“As a college whose peacemaking roots run deep, naming one of our core values “peacemaking” seems obvious to me…”
“Mary Oyer’s passionate quest and openness to expanding the musical canon, the ‘sound pool,’ of the Mennonite church and of Goshen College to be more than mere perfect imitation will prove to be, in my estimation, one of her greatest legacies.”
Though it was well known in her family, community and college that Lois Mary Gunden Clemens ’36 (Goshen College French professor 1939-41, 1944-58) had served in southern France during World War II with Mennonite Central Committee (MCC), helped many children and had been a prisoner of war for a year, the extent to which she risked her own safety and played a critical role in helping to save Jewish children’s lives during the Holocaust recently came to light with the research of her niece Mary Jean Gunden ’77.
When Isaac Steiner, 7, died on March 6, 2013, after a 21-month struggle with brain cancer, his parents, Rob and Sarah Steiner ’98, were devastated. Though the experience of Isaac’s illness was agonizing, the Steiners found that having meaningful nursing care made a difference. As a tribute to their son and his nurses, they recently established a scholarship for Goshen College nursing students in the hope that recipients will provide the same kind of compassionate care that Isaac received.
Merritt Lehman ’64 won the gold medal at the World Indoor Rowing Championships in Boston in February. In the process, he set a new American record in the 2,000 meters for the 70-79 lightweight age group.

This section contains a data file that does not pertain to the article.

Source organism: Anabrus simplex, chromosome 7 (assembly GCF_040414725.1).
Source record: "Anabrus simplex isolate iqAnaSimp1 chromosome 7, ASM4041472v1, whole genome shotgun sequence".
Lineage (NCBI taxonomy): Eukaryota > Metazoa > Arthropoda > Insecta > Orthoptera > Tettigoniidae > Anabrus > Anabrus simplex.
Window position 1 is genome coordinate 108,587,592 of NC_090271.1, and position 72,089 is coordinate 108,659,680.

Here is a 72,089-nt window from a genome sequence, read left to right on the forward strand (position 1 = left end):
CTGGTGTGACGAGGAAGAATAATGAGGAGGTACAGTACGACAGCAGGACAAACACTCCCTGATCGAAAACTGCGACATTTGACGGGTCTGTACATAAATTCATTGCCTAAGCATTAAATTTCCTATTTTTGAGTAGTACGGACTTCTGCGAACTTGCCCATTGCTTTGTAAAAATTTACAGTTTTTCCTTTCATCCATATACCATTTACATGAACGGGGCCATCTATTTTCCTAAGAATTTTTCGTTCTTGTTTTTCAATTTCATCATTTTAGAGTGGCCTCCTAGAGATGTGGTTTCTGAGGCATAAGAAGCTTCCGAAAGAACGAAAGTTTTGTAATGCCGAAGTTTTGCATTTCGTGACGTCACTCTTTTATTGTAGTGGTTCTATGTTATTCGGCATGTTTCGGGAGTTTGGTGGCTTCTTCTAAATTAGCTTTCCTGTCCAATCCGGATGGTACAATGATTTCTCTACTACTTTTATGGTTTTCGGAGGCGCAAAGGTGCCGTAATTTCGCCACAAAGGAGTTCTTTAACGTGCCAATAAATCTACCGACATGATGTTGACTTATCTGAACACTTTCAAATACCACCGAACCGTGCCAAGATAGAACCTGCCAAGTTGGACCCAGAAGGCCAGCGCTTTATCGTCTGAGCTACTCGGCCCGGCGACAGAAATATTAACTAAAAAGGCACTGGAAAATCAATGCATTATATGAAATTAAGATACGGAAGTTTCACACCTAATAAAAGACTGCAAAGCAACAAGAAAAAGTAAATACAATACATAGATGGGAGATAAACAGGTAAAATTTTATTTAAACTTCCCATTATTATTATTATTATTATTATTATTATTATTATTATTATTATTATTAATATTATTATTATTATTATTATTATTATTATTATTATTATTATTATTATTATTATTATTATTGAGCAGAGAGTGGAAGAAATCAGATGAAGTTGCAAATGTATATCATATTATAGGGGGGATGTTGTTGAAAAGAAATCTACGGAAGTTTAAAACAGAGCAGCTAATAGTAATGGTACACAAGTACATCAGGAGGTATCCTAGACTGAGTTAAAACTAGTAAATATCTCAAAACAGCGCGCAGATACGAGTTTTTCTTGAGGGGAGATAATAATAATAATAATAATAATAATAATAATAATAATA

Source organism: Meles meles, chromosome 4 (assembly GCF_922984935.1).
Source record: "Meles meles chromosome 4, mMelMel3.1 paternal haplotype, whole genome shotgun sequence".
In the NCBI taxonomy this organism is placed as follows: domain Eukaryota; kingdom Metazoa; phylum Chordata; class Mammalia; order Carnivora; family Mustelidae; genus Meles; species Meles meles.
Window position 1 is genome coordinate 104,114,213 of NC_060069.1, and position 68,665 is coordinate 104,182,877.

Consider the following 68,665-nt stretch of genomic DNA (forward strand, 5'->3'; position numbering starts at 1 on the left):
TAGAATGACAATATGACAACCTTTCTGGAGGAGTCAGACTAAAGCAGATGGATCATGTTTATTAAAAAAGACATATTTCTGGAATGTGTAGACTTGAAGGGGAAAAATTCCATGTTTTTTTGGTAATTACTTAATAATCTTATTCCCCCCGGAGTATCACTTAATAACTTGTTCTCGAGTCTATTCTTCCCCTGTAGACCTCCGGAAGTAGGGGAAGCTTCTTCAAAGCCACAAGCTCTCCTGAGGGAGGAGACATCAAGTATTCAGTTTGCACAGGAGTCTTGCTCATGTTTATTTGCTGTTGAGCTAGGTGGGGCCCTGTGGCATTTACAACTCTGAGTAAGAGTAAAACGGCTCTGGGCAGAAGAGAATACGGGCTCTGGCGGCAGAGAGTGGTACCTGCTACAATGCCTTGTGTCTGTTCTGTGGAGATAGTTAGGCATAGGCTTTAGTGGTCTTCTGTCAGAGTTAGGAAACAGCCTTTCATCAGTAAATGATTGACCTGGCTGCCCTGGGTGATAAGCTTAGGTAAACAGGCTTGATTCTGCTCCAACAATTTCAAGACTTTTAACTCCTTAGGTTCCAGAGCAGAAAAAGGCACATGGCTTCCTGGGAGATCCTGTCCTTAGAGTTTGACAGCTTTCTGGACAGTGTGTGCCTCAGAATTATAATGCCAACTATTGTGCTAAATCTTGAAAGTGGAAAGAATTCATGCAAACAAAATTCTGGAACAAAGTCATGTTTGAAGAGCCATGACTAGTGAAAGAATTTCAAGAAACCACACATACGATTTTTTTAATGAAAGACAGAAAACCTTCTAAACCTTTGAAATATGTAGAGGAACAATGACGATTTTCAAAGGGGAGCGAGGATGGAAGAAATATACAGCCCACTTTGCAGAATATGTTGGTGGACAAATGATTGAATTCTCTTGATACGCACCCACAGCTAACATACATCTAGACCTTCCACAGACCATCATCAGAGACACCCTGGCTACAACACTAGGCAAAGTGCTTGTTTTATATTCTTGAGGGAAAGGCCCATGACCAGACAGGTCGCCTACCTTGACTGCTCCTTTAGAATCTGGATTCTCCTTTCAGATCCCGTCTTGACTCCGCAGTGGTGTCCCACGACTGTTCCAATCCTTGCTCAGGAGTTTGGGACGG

Few people can say that they created a Tony award-winning costume, but Laura Charles ’00 can. Charles, who honed her costume design skills as a Goshen College theater major, lives in New York City and works for a shop called Tricorne that produces costumes for Broadway shows.
It all started when Hannah Sommers ’96, of Washington, D.C., landed an internship at National Public Radio (NPR) in 2001. A few years later, Sommers was hired by the organization as an audio archivist. Today, as program manager, she leads a team that develops digital toolsets and workflows.
Just weeks after the 9.0 magnitude earthquake and subsequent tsunami devastated 300 miles of Japan’s coastline on March 11, 2011, Amya Miller ’98 returned to the country, where she was born and spent her childhood, in order to volunteer as an interpreter for a relief organization. More than two years later, Miller is still working to ensure that the needs of disaster victims are not forgotten.
Through his work for Save the Children, an international organization that provides aid and advocates for children’s rights, Karl Frey ’88 has the opportunity to help and learn from people from cultures around the world.
Kathy Short ’75 is highly accomplished in the field of children’s literature, but when she found out that she was nominated to the 2014 Caldecott Committee, she was understandably “excited and honored to be elected.”